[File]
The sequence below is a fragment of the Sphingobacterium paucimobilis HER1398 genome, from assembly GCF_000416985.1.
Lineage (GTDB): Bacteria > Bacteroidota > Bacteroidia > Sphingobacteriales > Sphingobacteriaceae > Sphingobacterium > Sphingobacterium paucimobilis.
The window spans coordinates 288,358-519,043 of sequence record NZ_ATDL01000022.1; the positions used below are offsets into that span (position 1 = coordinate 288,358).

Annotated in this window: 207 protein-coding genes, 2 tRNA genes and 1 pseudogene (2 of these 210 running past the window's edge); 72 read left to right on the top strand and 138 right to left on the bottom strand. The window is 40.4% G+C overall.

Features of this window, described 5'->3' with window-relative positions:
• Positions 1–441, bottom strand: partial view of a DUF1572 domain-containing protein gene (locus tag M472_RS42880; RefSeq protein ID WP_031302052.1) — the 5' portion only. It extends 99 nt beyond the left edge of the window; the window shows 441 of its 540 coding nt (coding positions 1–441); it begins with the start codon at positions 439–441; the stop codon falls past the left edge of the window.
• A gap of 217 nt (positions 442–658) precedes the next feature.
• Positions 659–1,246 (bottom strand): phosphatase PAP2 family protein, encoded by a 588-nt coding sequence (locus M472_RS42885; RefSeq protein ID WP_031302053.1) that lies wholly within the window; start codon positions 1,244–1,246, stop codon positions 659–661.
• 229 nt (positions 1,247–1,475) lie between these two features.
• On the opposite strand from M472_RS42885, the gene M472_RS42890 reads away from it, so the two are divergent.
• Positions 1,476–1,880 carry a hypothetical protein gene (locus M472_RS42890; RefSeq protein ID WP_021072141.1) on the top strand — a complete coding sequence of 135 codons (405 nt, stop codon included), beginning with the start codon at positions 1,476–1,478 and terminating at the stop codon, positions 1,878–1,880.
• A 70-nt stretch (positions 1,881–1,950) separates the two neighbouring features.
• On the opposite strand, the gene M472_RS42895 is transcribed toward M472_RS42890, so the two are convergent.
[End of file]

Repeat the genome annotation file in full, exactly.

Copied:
The sequence below is a fragment of the Sphingobacterium paucimobilis HER1398 genome, from assembly GCF_000416985.1.
Lineage (GTDB): Bacteria > Bacteroidota > Bacteroidia > Sphingobacteriales > Sphingobacteriaceae > Sphingobacterium > Sphingobacterium paucimobilis.
The window spans coordinates 288,358-519,043 of sequence record NZ_ATDL01000022.1; the positions used below are offsets into that span (position 1 = coordinate 288,358).

Annotated in this window: 207 protein-coding genes, 2 tRNA genes and 1 pseudogene (2 of these 210 running past the window's edge); 72 read left to right on the top strand and 138 right to left on the bottom strand. The window is 40.4% G+C overall.

Features of this window, described 5'->3' with window-relative positions:
• Positions 1–441, bottom strand: partial view of a DUF1572 domain-containing protein gene (locus tag M472_RS42880; RefSeq protein ID WP_031302052.1) — the 5' portion only. It extends 99 nt beyond the left edge of the window; the window shows 441 of its 540 coding nt (coding positions 1–441); it begins with the start codon at positions 439–441; the stop codon falls past the left edge of the window.
• A gap of 217 nt (positions 442–658) precedes the next feature.
• Positions 659–1,246 (bottom strand): phosphatase PAP2 family protein, encoded by a 588-nt coding sequence (locus M472_RS42885; RefSeq protein ID WP_031302053.1) that lies wholly within the window; start codon positions 1,244–1,246, stop codon positions 659–661.
• 229 nt (positions 1,247–1,475) lie between these two features.
• On the opposite strand from M472_RS42885, the gene M472_RS42890 reads away from it, so the two are divergent.
• Positions 1,476–1,880 carry a hypothetical protein gene (locus M472_RS42890; RefSeq protein ID WP_021072141.1) on the top strand — a complete coding sequence of 135 codons (405 nt, stop codon included), beginning with the start codon at positions 1,476–1,478 and terminating at the stop codon, positions 1,878–1,880.
• A 70-nt stretch (positions 1,881–1,950) separates the two neighbouring features.
• On the opposite strand, the gene M472_RS42895 is transcribed toward M472_RS42890, so the two are convergent.